Lung Cancer Targeted Therapy: What Is It and Who Is It Right For?
Lung Cancer Targeted Therapy: What Is It and Who Is It Right For? from Patient Empowerment Network on Vimeo.
How does targeted therapy work? Dr. Estelamari Rodriguez defines targeted therapy and shares how this personalized treatment approach attacks lung cancer cells.
Dr. Estelamari Rodriguez is Associate Director of Community Outreach – Thoracic Oncology at the Sylvester Comprehensive Cancer Center, University of Miami Health System. Learn more about Dr. Rodriguez, here.
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What is targeted therapy and who might it be right for?
Dr. Estelamari Rodriguez:
So, targeted therapy kind of falls under the umbrella of precision medicine, where if you find a genetic driver, a mutation that is making that cancer grow. And out there we have drugs, we already have nine that are targeting specific genetic changes.
The targeted therapy is really that treatment, either a pill, or an injection that goes after the genetic driver. And that, in a way, I describe to patients like you have a switch that went on and caused the cancer growth, and now with the targeted therapy we can put that switch off. And those treatments are very important because as they have evolved, they have kind of fill the gaps that chemotherapy had for patients. So, the one thing about targeted therapy is that because you’re going after one specific change, many times they’re less toxic.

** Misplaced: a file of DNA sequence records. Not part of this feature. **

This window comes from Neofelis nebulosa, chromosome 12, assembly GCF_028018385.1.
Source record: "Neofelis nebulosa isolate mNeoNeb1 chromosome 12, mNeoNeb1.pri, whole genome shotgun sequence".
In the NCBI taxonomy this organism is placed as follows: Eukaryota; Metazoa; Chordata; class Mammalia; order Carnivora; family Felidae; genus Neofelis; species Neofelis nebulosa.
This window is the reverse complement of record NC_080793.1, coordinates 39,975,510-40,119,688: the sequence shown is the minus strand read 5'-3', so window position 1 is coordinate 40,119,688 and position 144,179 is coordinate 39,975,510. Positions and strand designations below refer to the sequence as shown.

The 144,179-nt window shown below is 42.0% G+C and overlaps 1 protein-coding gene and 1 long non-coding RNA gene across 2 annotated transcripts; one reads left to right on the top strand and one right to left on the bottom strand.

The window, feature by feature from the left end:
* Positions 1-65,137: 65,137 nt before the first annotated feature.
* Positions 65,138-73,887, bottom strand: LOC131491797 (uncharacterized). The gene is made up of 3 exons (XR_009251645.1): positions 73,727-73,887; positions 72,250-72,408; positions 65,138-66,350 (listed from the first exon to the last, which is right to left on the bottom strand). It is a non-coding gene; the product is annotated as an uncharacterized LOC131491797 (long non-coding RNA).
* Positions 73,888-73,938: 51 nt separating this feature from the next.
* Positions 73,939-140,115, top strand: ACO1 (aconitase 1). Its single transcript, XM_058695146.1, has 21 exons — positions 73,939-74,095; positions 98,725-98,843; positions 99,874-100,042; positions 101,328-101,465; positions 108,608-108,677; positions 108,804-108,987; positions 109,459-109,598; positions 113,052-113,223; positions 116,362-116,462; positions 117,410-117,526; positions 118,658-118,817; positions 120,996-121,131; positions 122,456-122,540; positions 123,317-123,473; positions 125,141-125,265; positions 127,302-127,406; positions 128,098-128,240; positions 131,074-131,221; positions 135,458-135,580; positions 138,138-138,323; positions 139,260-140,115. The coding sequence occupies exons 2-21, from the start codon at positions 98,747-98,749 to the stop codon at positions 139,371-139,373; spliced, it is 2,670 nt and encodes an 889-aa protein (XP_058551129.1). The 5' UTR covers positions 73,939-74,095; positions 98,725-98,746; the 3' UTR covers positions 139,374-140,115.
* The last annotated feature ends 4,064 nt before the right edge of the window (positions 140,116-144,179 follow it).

So, cytotoxic chemotherapy to kill lung cancer cells has to unfortunately kill a lot of good cancer cells in your body, specifically red cells, white cells, and platelets. So, that your body has to recover from all this normal tissue that dies, the normal cells that get impacted by the cytotoxic chemotherapy. In targeted therapy there is side effects, but a lot of them are decreased compared to chemo.
And they’re really going after cells that have this mutation. So, preferentially you’re attacking the cancer and not the whole body. So, that’s an extra advantage for patients. And as we have patients live longer on these treatments, toxicity, and cause, all these things are really critical so that we develop better drugs that are even more specific targeting only what needs to be targeted and cause less side effects.